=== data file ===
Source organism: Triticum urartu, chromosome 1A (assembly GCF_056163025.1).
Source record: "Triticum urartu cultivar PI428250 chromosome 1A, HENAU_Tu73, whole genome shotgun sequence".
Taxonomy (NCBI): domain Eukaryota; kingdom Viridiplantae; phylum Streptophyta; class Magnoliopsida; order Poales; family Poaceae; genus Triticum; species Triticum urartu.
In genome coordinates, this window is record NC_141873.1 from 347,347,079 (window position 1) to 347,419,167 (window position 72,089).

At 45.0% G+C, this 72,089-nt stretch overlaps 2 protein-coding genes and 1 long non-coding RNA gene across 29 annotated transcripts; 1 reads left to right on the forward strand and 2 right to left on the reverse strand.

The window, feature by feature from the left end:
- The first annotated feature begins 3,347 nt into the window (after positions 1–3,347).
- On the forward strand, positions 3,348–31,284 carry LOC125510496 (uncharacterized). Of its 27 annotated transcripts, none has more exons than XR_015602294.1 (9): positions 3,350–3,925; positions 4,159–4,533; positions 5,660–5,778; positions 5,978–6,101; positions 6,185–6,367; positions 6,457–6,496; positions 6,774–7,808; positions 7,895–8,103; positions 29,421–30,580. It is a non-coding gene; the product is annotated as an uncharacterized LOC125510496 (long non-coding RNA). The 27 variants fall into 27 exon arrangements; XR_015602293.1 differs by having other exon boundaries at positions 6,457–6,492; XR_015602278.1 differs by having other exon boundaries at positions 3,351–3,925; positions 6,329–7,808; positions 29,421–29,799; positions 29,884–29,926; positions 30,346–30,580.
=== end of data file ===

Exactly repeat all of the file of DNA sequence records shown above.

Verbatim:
Source organism: Triticum urartu, chromosome 1A (assembly GCF_056163025.1).
Source record: "Triticum urartu cultivar PI428250 chromosome 1A, HENAU_Tu73, whole genome shotgun sequence".
Taxonomy (NCBI): domain Eukaryota; kingdom Viridiplantae; phylum Streptophyta; class Magnoliopsida; order Poales; family Poaceae; genus Triticum; species Triticum urartu.
In genome coordinates, this window is record NC_141873.1 from 347,347,079 (window position 1) to 347,419,167 (window position 72,089).

At 45.0% G+C, this 72,089-nt stretch overlaps 2 protein-coding genes and 1 long non-coding RNA gene across 29 annotated transcripts; 1 reads left to right on the forward strand and 2 right to left on the reverse strand.

The window, feature by feature from the left end:
- The first annotated feature begins 3,347 nt into the window (after positions 1–3,347).
- On the forward strand, positions 3,348–31,284 carry LOC125510496 (uncharacterized). Of its 27 annotated transcripts, none has more exons than XR_015602294.1 (9): positions 3,350–3,925; positions 4,159–4,533; positions 5,660–5,778; positions 5,978–6,101; positions 6,185–6,367; positions 6,457–6,496; positions 6,774–7,808; positions 7,895–8,103; positions 29,421–30,580. It is a non-coding gene; the product is annotated as an uncharacterized LOC125510496 (long non-coding RNA). The 27 variants fall into 27 exon arrangements; XR_015602293.1 differs by having other exon boundaries at positions 6,457–6,492; XR_015602278.1 differs by having other exon boundaries at positions 3,351–3,925; positions 6,329–7,808; positions 29,421–29,799; positions 29,884–29,926; positions 30,346–30,580.